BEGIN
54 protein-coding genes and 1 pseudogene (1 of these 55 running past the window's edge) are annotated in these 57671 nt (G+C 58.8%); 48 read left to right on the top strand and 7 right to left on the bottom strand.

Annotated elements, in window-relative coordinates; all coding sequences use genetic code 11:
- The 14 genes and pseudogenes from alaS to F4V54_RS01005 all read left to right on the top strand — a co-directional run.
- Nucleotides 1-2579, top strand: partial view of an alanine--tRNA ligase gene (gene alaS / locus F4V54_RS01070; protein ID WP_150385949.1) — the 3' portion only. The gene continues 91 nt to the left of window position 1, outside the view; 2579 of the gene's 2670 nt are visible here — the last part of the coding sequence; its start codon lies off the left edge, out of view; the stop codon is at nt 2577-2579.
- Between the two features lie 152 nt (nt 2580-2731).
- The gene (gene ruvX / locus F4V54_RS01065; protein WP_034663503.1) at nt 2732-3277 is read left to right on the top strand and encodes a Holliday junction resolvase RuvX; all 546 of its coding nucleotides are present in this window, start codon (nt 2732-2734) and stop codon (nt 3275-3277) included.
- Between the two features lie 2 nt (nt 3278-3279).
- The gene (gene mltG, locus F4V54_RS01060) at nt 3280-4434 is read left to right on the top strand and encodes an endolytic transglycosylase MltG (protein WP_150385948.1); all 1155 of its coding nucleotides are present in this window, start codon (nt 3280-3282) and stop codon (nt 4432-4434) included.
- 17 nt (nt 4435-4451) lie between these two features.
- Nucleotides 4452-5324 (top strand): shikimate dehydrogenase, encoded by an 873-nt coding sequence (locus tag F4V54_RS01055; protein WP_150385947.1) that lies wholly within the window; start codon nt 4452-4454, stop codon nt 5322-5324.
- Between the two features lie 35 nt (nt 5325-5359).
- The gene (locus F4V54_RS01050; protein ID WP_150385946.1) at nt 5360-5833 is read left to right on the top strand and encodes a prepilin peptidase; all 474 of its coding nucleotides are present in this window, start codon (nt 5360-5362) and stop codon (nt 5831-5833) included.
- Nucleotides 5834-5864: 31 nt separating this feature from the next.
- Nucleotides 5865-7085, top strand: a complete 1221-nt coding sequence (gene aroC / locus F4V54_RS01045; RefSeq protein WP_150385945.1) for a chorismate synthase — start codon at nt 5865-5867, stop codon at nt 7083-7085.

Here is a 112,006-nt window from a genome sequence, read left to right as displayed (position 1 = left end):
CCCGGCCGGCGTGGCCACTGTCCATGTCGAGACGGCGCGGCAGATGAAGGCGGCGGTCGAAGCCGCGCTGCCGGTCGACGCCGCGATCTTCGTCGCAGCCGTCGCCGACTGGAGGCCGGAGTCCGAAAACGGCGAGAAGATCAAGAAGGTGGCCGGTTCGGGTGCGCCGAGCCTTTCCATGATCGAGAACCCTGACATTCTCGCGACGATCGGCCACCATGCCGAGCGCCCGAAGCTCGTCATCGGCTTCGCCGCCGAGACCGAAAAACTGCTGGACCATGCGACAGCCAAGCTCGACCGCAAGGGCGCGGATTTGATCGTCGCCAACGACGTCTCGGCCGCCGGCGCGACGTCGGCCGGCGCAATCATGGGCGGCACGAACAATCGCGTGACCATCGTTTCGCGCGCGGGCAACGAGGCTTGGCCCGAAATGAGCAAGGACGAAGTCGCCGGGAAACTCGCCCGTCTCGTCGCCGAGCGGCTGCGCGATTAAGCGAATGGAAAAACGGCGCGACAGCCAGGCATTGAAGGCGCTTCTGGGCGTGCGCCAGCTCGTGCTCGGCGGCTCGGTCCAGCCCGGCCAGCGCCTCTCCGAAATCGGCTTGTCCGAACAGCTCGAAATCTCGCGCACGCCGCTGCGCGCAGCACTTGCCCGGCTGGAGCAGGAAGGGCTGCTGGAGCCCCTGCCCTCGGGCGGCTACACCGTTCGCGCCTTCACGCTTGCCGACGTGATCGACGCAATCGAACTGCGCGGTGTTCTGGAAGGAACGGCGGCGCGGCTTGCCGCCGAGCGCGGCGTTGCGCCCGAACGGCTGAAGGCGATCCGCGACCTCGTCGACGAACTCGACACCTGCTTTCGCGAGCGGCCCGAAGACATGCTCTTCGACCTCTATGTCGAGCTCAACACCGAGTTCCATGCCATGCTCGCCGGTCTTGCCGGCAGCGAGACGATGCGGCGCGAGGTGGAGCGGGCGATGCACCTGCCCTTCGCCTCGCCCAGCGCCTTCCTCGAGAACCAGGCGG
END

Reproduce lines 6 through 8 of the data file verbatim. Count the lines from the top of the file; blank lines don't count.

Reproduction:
- The gene (gene ruvX / locus F4V54_RS01065; protein WP_034663503.1) at nt 2732-3277 is read left to right on the top strand and encodes a Holliday junction resolvase RuvX; all 546 of its coding nucleotides are present in this window, start codon (nt 2732-2734) and stop codon (nt 3275-3277) included.
- Between the two features lie 2 nt (nt 3278-3279).
- The gene (gene mltG, locus F4V54_RS01060) at nt 3280-4434 is read left to right on the top strand and encodes an endolytic transglycosylase MltG (protein WP_150385948.1); all 1155 of its coding nucleotides are present in this window, start codon (nt 3280-3282) and stop codon (nt 4432-4434) included.